From Jonathan Dayton
Septr. 23. 12
The writer of this did not intend to follow up the late communication1 with any other, until he learned thro’ the channell he had pointed out, whether they were acceptable, but considerations, not only personal to yourself, but important to the welfare of our country have impelled him so far to change his intention. The Assembly of the Notables (as they are ludicrously called) convened lately in the city of New York, have broken up. The first object of their discussion was to ascertain whether there was any hope of carrying a Federal President—this being unanimously decided in the negative—the next enquiry was, whether, under present circumstances it would be adviseable to put up a Federal candidate, on whom to expend all the Federal votes. The discussion on this point was a long & animated one. Mr. Rufus King & a few others coming out strongly in support, & Mr. H. G. Otis leading in opposition, & carrying with him a large majority. The plan of course now is, for all those States who can carry Federal electors, to reserve themselves as make-weights in the scale of competition between the two great rival, Republican competitors. There was neither proposition nor any argument nor hint in relation to a severance of the Union. It would have been unsafe & most impolitic to broach it before the men who were from the States south of the Hudson, especially those from Penns. & Maryland.
Upon the subject of future operations agt. Canada, the writer will venture to suggest a plan which appears to him by far the most adviseable, & which you sir, & your cabinet can estimate at what it is worth. Instead of directing your forces towards Montreal this season, where their success from various causes will be very doubtful, let their destination be agt. the British posts on lakes Ontario & Erie & the waters of communication between them. Instead of sending or stationing troops along lake Champlain, remove every soldier from thence beyond one company—leave no stores of any kind at Plattsburgh or it’s vicinity to invite invasion, but barely provide for keeping complete command of that lake. Let a corps of observation not of operation (it’s number depending upon circumstances) be stationed upon the St. Laurence between Ogdensburgh & the outlet of Ontario, & let Genl Dearborn’s army file off to the left & approach Niagara, dismissing previously however such part of his force as may be considered supernumarary for the object, especially those of the militia drafts which may be the worst clothed or armed, or apparently the most reluctant. The forts Erie & George, opposite Niagara & black rock must inevitably fall to him, & a part of his troops may occupy for the winter, the settlements of the Canadians on the west side.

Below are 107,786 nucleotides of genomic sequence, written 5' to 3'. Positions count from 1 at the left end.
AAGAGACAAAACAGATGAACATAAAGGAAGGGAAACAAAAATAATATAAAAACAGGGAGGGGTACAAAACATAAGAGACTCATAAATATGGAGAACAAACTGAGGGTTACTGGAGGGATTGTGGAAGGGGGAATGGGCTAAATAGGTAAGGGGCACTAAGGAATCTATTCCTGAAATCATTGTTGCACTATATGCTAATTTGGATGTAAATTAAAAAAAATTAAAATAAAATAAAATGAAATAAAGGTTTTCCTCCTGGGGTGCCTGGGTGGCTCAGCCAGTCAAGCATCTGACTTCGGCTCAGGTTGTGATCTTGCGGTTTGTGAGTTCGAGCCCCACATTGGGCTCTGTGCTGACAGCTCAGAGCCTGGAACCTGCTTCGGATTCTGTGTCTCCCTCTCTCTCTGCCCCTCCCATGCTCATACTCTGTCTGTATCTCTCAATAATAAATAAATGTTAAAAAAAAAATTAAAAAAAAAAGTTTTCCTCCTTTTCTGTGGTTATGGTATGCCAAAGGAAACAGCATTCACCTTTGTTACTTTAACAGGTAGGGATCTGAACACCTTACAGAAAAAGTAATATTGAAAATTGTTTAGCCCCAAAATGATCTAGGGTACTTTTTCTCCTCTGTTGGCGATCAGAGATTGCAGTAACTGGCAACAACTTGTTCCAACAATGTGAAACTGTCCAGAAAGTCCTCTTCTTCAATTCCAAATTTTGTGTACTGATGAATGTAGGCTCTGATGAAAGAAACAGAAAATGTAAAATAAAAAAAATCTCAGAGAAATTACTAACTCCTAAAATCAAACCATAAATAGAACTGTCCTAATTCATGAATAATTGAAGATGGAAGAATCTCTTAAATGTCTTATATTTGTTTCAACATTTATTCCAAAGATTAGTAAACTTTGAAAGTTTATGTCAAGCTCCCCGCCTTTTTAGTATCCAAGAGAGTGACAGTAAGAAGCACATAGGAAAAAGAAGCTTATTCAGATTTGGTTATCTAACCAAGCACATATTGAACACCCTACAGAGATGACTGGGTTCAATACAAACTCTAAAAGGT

In like manner & at same time, the operations of Genl. Harrison must be carried with sufficient force & decisive effect agt. Malden, & desultorily agt. the settlemts. & towns of all those Indians whose warriors have taken any part agt. us. The proper artificers must be employed at proper & secure stations to build & equip vessels for taking & keeping command of both lakes, & in addition thereto, such boats & water craft as will be useful for the descent of the St. Laurence in the spring. To this extent, success, under even tolerable management on the part of the Commanders, must be certain—the Indians will be checked & destroyed or under controul—the lakes under subjection to us—our soldiers will have time & means for discipline & for the fit preparations for the more arduous task in the ensuing campaign of invading lower Canada, and encountering the whole British force. From what we learn of this force, and from what we know of our own, which latter must be made up in great measure of raw recruits or irregular militia, there is reason to fear that in their attempt even upon Montreal, this season, they will be defeated. If the writer could seriously think otherwise, or could believe the danger less than he has represented it, he should have been very far from making this suggestion, but he is so strongly impressed with the evil consequences of a second disaster in our military affairs this season, that he could not, in justice to his feelings, his best wishes for the prosperity of the country, & (he takes the liberty of adding sir) for your success also, forbear to make this communication. It is however sir, intended for your perusal only, but with full permission & expectation that you make such use, as you think proper, of the information & opinions it contains, for your own benefit, or that of the country.
This is hastily written, within one hour before the departure of the mail—there are many arguments & inducements in favor of the plan of operations above proposed, & against those now carrying on, upon the side of Montreal & next to Champlain, which there is not time to detail.
RC (NjP). Unsigned; correspondent identified on the basis of JM’s docket, which reads “J. D. apparently,” and by comparison with the handwriting of Dayton’s “Cyrus” letters (see PJM-PS description begins Robert A. Rutland et al., eds., The Papers of James Madison: Presidential Series (5 vols. to date; Charlottesville, Va., 1984–). description ends , 1:210–11 and nn., 4:249–50 and n. 5, 257–58 and n.).